"We started using the Florida strain to improve the size of bass, just like you breed the larger cows and bulls to produce bigger cattle," says Durocher. "It's something man has been doing for centuries. Why wouldn't it work with bass?"

By the mid-1980s, states across the Sunbelt from the Carolinas to California had begun seeding their waters with the Florida-strain genes. Results were impressive. Ten-, 12-, and even 15-pound bass were recorded. By the 1990s a string of Southern California reservoirs had made 20 pounds the standard, producing nine of the biggest 10 bass ever recorded, including Bob Crupi's 1991 catch on Lake Castaic. That 22.01-pound giant (the fish was weighed on an electronic digital scale) fell just a shiner short of the Perry fish. It seemed like only a matter of time before the most prized record in fishing would finally fall. It never happened. Since Crupi's catch, the worldwide top 10 list has been breached only once: A 20-pound 12-ouncer taken on California's Lake Dixon in 2001 claimed spot No. 8.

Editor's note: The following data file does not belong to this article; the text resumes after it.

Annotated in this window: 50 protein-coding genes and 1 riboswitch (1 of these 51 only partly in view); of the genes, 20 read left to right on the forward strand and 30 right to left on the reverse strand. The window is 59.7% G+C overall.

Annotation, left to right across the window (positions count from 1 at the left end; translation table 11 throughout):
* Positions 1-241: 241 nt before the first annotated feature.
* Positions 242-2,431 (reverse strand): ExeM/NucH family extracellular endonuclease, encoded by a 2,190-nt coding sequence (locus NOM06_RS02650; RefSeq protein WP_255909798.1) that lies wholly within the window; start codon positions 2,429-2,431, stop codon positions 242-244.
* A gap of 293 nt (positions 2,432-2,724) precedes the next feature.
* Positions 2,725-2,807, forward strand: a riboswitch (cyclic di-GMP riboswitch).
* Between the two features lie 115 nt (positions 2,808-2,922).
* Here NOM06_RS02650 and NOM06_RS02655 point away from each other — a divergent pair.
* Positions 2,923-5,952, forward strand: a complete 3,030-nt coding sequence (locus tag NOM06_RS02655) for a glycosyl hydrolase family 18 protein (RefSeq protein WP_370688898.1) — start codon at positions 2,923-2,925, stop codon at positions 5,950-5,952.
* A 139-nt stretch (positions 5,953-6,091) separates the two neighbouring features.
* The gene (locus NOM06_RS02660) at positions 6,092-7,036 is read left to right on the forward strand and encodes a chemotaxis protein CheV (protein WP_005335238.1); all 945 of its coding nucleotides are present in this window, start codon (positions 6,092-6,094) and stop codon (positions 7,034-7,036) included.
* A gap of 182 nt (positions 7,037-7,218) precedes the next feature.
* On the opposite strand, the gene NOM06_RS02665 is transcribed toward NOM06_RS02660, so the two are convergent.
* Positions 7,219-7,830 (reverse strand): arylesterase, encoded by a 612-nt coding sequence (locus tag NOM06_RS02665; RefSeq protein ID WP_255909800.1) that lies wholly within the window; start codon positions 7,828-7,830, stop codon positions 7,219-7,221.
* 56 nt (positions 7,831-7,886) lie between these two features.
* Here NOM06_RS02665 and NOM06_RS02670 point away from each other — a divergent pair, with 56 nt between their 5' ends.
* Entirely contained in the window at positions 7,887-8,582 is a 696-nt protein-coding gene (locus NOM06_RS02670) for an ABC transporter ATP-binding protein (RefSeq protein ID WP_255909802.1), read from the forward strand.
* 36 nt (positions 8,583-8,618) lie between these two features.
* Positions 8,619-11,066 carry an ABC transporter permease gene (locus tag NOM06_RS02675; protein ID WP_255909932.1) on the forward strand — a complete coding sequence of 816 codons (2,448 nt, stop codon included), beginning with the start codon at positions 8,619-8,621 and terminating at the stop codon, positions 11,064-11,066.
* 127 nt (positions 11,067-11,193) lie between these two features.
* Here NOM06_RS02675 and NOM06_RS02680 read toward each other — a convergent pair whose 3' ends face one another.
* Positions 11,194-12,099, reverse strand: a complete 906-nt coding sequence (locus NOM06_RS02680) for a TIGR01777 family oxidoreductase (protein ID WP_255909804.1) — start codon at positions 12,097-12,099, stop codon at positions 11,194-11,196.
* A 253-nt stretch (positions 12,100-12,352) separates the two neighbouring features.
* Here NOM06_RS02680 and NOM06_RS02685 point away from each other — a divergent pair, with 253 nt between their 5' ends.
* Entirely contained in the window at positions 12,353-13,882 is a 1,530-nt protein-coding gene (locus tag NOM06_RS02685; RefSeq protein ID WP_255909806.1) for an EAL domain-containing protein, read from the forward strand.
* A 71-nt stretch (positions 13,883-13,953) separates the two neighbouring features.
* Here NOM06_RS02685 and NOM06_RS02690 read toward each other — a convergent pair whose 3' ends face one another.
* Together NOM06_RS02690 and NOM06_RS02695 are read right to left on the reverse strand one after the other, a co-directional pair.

There have been many stories about the record being caught and-as in: I caught it and ate it; and released it; and weighed it with an uncertified scale; and left it in the sun too long; and gave it to aliens.

The record bass has been "seen" more times than Bigfoot, and it's been "predicted" at any number of "superlakes":

  • at Cuba's mysterious Treasure Lake, where a 33-pounder was reportedly speared by a native
  • at 75-acre Spring Lake near Santa Rosa, California, where angler Scott Duclos gained the cover of Outdoor Life in 1997 with a "24-pounder" he weighed on a bathroom scale and released
  • at Zimbabwe's Hippo Valley Lake, where anglers reportedly have found 24-pounders-all floaters